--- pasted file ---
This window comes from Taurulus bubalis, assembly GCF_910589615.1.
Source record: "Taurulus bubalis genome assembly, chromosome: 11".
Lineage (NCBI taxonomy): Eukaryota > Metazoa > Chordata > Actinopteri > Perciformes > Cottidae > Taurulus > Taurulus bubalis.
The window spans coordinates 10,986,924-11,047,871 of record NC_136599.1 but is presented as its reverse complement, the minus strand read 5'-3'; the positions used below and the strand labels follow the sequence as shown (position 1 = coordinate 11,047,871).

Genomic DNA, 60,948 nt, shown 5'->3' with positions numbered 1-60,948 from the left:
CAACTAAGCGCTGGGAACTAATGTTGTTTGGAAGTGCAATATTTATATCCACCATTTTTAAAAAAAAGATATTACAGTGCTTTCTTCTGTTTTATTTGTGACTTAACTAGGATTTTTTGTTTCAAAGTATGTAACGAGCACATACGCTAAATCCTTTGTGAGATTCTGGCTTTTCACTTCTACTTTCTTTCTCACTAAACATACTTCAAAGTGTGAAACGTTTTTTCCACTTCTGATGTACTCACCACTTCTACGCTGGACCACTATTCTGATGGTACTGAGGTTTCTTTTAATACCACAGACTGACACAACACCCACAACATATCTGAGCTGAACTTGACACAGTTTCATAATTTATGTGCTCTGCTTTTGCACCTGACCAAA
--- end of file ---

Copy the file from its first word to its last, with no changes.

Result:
This window comes from Taurulus bubalis, assembly GCF_910589615.1.
Source record: "Taurulus bubalis genome assembly, chromosome: 11".
Lineage (NCBI taxonomy): Eukaryota > Metazoa > Chordata > Actinopteri > Perciformes > Cottidae > Taurulus > Taurulus bubalis.
The window spans coordinates 10,986,924-11,047,871 of record NC_136599.1 but is presented as its reverse complement, the minus strand read 5'-3'; the positions used below and the strand labels follow the sequence as shown (position 1 = coordinate 11,047,871).

Genomic DNA, 60,948 nt, shown 5'->3' with positions numbered 1-60,948 from the left:
CAACTAAGCGCTGGGAACTAATGTTGTTTGGAAGTGCAATATTTATATCCACCATTTTTAAAAAAAAGATATTACAGTGCTTTCTTCTGTTTTATTTGTGACTTAACTAGGATTTTTTGTTTCAAAGTATGTAACGAGCACATACGCTAAATCCTTTGTGAGATTCTGGCTTTTCACTTCTACTTTCTTTCTCACTAAACATACTTCAAAGTGTGAAACGTTTTTTCCACTTCTGATGTACTCACCACTTCTACGCTGGACCACTATTCTGATGGTACTGAGGTTTCTTTTAATACCACAGACTGACACAACACCCACAACATATCTGAGCTGAACTTGACACAGTTTCATAATTTATGTGCTCTGCTTTTGCACCTGACCAAA